As noted above, Madsen (1976) described the osteology of Allosaurus on the basis of abundant, but disarticulated material from the Cleveland-Lloyd dinosaur quarry of Utah, although he used a partially articulated specimen from Dinosaur National Monument, DINO 2560 (formerly UUVP 6000), as guidance (Madsen, 1976: 2). In his skull reconstruction, Madsen (1976: pl. 1) illustrated a broad contact between the ventral process of the lacrimal and the posterior process of the maxilla, visible in lateral view. Both bones form the posteroventral margin of the internal antorbital fenestra, while the jugal is excluded from the antorbital fenestra. In contrast to the individual reconstruction of the jugal (Madsen, 1976: pl. 4D, E), the anterior process of the jugal in the skull reconstruction was illustrated to be subdivided into a long and tapering anteroventral and a shorter posterodorsal process, which together formed a deeply concave anterodorsal margin. In his figures of the individual elements, Madsen (1976) correctly illustrated the jugal with a pronounced anterior expansion, but indicated that most of this expansion would have been overlapped laterally by the lacrimal in the articulated skull (Madsen, 1976: pl. 4D), thus interpreting the depressed area on the anterior expansion as the facet for the latter bone. His interpretation was probably influenced by the curved rim of the antorbital fossa on the jugal, which stands out prominently in articulated skulls, and was interpreted as the jugal-lacrimal suture, and the very thin bone anterior to it, which resembles the distal end of the ventral process of the lacrimal.
Configuration of the anterior cheek in other theropods
The morphology of the cheek region of theropod dinosaurs has recently been reviewed by Sullivan & Xu (2017) and Wang & Hu (2017), focusing primarily on the morphology of the jugal. Apart from a few exceptions, the anterior process of the jugal in theropods participates in the posteroventral margin of the antorbital fenestra. In small-bodied theropods this process is usually slender and tapering, but it is dorsoventrally expanded in many large-bodied taxa.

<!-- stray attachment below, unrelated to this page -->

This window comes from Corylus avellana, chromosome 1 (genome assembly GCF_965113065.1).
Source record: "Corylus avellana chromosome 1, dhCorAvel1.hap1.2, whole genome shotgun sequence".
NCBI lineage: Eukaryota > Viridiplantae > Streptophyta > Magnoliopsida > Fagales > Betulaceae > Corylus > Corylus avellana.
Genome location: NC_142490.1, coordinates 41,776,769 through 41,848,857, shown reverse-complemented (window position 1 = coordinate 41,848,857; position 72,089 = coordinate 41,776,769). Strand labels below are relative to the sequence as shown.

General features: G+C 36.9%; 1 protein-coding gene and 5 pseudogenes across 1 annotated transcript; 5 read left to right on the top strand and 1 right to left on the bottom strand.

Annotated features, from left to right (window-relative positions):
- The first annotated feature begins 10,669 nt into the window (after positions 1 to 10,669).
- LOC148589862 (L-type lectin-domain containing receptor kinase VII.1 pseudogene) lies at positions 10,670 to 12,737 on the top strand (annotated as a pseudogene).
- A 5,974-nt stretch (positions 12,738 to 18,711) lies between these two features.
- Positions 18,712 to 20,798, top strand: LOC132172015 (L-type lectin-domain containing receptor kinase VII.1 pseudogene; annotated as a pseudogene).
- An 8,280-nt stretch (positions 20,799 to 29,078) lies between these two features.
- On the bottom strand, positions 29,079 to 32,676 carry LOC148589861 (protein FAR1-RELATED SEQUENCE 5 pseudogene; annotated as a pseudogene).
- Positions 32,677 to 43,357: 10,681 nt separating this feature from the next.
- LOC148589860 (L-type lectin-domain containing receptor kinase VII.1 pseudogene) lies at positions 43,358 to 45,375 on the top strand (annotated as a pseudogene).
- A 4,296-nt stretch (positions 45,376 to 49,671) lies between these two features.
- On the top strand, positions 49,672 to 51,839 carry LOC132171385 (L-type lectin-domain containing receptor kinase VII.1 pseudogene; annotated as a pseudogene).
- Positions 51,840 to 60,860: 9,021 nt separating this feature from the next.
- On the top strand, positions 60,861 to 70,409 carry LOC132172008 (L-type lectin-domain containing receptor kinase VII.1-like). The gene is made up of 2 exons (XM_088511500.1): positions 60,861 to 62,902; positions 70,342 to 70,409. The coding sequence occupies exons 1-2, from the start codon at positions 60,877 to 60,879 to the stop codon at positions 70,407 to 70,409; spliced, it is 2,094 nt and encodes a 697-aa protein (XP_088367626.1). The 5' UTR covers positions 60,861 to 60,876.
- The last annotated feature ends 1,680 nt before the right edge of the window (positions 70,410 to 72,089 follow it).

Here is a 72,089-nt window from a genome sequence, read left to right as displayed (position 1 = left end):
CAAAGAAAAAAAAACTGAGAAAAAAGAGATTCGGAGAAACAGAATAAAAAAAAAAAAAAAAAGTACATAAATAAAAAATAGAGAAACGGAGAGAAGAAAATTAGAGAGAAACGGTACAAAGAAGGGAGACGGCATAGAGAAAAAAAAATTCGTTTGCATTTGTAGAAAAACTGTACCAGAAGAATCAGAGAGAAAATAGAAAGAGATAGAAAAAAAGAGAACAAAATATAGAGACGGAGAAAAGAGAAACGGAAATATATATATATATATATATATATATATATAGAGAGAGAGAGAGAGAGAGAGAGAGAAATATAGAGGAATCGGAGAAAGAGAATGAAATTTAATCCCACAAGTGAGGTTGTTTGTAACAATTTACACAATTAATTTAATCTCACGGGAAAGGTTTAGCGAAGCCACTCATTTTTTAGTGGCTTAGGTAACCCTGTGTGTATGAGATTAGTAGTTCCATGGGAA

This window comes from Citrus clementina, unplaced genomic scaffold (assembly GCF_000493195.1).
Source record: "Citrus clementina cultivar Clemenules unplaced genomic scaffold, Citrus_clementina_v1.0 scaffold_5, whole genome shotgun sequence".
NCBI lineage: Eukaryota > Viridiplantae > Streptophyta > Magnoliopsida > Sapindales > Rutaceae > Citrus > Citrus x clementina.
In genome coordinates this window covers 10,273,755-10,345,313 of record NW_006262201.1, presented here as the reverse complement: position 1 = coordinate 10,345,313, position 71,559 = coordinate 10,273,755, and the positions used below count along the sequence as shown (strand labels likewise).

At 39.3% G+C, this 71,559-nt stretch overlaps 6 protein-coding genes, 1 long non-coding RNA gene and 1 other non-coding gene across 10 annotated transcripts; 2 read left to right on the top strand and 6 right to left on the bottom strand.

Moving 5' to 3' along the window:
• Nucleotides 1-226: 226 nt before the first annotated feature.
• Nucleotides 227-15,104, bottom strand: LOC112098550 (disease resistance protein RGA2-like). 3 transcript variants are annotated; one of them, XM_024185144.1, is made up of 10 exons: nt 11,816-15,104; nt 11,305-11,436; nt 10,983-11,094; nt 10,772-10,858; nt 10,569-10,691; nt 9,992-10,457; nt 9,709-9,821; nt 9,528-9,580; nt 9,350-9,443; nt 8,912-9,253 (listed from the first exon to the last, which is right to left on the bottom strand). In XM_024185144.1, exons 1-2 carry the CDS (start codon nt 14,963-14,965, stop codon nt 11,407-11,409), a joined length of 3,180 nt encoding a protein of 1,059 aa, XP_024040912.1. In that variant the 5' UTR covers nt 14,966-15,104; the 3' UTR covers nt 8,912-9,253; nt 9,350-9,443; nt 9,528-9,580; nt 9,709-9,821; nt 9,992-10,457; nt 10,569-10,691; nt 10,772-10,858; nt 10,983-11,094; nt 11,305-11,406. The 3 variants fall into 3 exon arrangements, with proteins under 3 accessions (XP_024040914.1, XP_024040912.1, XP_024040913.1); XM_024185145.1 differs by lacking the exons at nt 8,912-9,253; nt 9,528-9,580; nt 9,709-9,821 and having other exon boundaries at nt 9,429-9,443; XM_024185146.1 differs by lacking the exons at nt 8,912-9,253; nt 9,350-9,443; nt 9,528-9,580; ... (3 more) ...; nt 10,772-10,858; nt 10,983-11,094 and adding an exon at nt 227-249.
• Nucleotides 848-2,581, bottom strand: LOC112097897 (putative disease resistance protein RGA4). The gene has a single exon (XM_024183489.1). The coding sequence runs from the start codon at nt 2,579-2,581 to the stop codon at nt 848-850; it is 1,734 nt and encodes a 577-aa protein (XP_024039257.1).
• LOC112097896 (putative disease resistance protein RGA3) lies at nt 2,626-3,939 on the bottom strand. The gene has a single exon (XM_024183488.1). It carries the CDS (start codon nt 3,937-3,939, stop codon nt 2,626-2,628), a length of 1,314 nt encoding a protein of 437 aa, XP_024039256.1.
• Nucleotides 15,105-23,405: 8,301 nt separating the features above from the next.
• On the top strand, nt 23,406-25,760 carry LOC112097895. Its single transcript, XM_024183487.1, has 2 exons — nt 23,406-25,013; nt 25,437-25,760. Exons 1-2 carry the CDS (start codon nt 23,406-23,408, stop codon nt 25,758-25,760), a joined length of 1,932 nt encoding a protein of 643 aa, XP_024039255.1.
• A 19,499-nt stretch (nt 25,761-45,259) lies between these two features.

In contrast, the exclusion of the jugal from the antorbital fenestra is occasionally present in theropods, including various coelophysids (Raath, 1977; Colbert, 1989; Rowe, 1989; Tykoski, 1998; Bristowe & Raath, 2004), the ceratosaurid Ceratosaurus (Gilmore, 1920; Madsen & Welles, 2000), and the basal alvarezsaurid Haplocheirus (Choiniere et al., 2014), while it is the common morphology in non-avian Pygostylia (Wang & Hu, 2017). In addition, the configuration was described for the basal theropod Zupaysaurus (Ezcurra, 2007) and the megalosaurid Torvosaurus (Brusatte et al., 2010). However, further preparation of the anterior cheek region of Zupaysaurus revealed a jugal contribution to the antorbital fenestra (M. Ezcurra, 2012, personal communication), while the incomplete preservation of the maxilla and jugal in Torvosaurus does not allow a proper judgement of the true morphology. However, all taxa for which the exclusion of the jugal from the antorbital fenestra can be confirmed with no doubt show a laterally exposed contact between maxilla and lacrimal, the extent of which depends primarily on the shape of the lacrimal ventral process. Accordingly, the contact is very broad in Coelophysis and Ceratosaurus.